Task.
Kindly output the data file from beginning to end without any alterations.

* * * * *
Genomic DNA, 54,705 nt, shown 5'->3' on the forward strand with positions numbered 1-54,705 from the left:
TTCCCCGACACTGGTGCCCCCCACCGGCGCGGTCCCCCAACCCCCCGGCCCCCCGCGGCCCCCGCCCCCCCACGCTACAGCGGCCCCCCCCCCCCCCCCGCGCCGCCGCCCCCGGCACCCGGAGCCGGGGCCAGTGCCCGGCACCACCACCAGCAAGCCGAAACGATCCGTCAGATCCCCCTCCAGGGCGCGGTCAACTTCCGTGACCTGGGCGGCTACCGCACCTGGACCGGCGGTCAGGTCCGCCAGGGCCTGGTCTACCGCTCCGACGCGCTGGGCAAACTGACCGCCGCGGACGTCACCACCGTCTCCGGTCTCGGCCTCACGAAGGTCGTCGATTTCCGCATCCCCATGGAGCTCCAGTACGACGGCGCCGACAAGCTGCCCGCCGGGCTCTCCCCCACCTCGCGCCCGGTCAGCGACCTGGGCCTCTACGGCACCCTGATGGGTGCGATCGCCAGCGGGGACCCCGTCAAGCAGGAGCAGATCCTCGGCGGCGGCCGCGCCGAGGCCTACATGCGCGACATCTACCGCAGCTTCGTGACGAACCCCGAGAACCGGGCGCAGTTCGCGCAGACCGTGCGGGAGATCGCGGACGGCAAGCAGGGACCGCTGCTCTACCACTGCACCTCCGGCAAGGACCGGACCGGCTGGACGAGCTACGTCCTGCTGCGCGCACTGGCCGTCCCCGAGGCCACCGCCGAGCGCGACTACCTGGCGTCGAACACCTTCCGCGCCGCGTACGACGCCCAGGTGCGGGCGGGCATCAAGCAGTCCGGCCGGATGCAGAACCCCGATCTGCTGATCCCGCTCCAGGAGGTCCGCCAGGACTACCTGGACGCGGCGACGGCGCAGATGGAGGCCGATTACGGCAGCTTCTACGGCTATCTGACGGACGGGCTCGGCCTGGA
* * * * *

Genomic DNA, 54,705 nt, shown 5'->3' on the forward strand with positions numbered 1-54,705 from the left:
TTCCCCGACACTGGTGCCCCCCACCGGCGCGGTCCCCCAACCCCCCGGCCCCCCGCGGCCCCCGCCCCCCCACGCTACAGCGGCCCCCCCCCCCCCCCCGCGCCGCCGCCCCCGGCACCCGGAGCCGGGGCCAGTGCCCGGCACCACCACCAGCAAGCCGAAACGATCCGTCAGATCCCCCTCCAGGGCGCGGTCAACTTCCGTGACCTGGGCGGCTACCGCACCTGGACCGGCGGTCAGGTCCGCCAGGGCCTGGTCTACCGCTCCGACGCGCTGGGCAAACTGACCGCCGCGGACGTCACCACCGTCTCCGGTCTCGGCCTCACGAAGGTCGTCGATTTCCGCATCCCCATGGAGCTCCAGTACGACGGCGCCGACAAGCTGCCCGCCGGGCTCTCCCCCACCTCGCGCCCGGTCAGCGACCTGGGCCTCTACGGCACCCTGATGGGTGCGATCGCCAGCGGGGACCCCGTCAAGCAGGAGCAGATCCTCGGCGGCGGCCGCGCCGAGGCCTACATGCGCGACATCTACCGCAGCTTCGTGACGAACCCCGAGAACCGGGCGCAGTTCGCGCAGACCGTGCGGGAGATCGCGGACGGCAAGCAGGGACCGCTGCTCTACCACTGCACCTCCGGCAAGGACCGGACCGGCTGGACGAGCTACGTCCTGCTGCGCGCACTGGCCGTCCCCGAGGCCACCGCCGAGCGCGACTACCTGGCGTCGAACACCTTCCGCGCCGCGTACGACGCCCAGGTGCGGGCGGGCATCAAGCAGTCCGGCCGGATGCAGAACCCCGATCTGCTGATCCCGCTCCAGGAGGTCCGCCAGGACTACCTGGACGCGGCGACGGCGCAGATGGAGGCCGATTACGGCAGCTTCTACGGCTATCTGACGGACGGGCTCGGCCTGGA